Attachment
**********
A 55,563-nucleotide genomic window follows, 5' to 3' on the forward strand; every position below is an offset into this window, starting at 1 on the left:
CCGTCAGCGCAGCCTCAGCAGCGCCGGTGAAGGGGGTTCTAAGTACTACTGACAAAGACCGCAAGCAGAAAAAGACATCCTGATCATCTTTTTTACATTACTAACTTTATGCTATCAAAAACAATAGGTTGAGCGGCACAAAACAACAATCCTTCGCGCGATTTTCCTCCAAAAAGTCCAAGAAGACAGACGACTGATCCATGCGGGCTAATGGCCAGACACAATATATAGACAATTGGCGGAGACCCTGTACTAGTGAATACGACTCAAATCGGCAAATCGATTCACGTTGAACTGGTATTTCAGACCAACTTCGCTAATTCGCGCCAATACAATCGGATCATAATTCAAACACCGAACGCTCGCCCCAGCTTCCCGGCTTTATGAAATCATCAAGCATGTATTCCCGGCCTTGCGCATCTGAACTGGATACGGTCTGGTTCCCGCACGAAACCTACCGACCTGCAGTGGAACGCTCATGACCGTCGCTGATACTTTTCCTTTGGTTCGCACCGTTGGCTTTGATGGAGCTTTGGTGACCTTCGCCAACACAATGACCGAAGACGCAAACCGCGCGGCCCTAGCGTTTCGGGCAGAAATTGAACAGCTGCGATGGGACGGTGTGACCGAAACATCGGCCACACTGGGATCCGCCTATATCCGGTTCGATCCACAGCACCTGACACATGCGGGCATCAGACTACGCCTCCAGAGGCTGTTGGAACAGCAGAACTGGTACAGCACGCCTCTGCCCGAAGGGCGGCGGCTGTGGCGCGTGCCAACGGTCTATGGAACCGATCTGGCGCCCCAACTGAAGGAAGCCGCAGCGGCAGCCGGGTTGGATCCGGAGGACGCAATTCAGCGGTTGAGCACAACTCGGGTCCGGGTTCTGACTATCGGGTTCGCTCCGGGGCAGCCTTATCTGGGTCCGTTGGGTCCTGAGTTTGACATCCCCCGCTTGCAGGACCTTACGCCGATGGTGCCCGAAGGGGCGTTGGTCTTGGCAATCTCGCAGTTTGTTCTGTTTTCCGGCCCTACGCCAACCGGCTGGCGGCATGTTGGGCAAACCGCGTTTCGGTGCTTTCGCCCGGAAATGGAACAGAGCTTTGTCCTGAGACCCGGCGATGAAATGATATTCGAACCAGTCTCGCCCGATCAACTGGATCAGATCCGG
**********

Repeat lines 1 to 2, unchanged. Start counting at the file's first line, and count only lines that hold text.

A 55,563-nucleotide genomic window follows, 5' to 3' on the forward strand; every position below is an offset into this window, starting at 1 on the left:
CCGTCAGCGCAGCCTCAGCAGCGCCGGTGAAGGGGGTTCTAAGTACTACTGACAAAGACCGCAAGCAGAAAAAGACATCCTGATCATCTTTTTTACATTACTAACTTTATGCTATCAAAAACAATAGGTTGAGCGGCACAAAACAACAATCCTTCGCGCGATTTTCCTCCAAAAAGTCCAAGAAGACAGACGACTGATCCATGCGGGCTAATGGCCAGACACAATATATAGACAATTGGCGGAGACCCTGTACTAGTGAATACGACTCAAATCGGCAAATCGATTCACGTTGAACTGGTATTTCAGACCAACTTCGCTAATTCGCGCCAATACAATCGGATCATAATTCAAACACCGAACGCTCGCCCCAGCTTCCCGGCTTTATGAAATCATCAAGCATGTATTCCCGGCCTTGCGCATCTGAACTGGATACGGTCTGGTTCCCGCACGAAACCTACCGACCTGCAGTGGAACGCTCATGACCGTCGCTGATACTTTTCCTTTGGTTCGCACCGTTGGCTTTGATGGAGCTTTGGTGACCTTCGCCAACACAATGACCGAAGACGCAAACCGCGCGGCCCTAGCGTTTCGGGCAGAAATTGAACAGCTGCGATGGGACGGTGTGACCGAAACATCGGCCACACTGGGATCCGCCTATATCCGGTTCGATCCACAGCACCTGACACATGCGGGCATCAGACTACGCCTCCAGAGGCTGTTGGAACAGCAGAACTGGTACAGCACGCCTCTGCCCGAAGGGCGGCGGCTGTGGCGCGTGCCAACGGTCTATGGAACCGATCTGGCGCCCCAACTGAAGGAAGCCGCAGCGGCAGCCGGGTTGGATCCGGAGGACGCAATTCAGCGGTTGAGCACAACTCGGGTCCGGGTTCTGACTATCGGGTTCGCTCCGGGGCAGCCTTATCTGGGTCCGTTGGGTCCTGAGTTTGACATCCCCCGCTTGCAGGACCTTACGCCGATGGTGCCCGAAGGGGCGTTGGTCTTGGCAATCTCGCAGTTTGTTCTGTTTTCCGGCCCTACGCCAACCGGCTGGCGGCATGTTGGGCAAACCGCGTTTCGGTGCTTTCGCCCGGAAATGGAACAGAGCTTTGTCCTGAGACCCGGCGATGAAATGATATTCGAACCAGTCTCGCCCGATCAACTGGATCAGATCCGG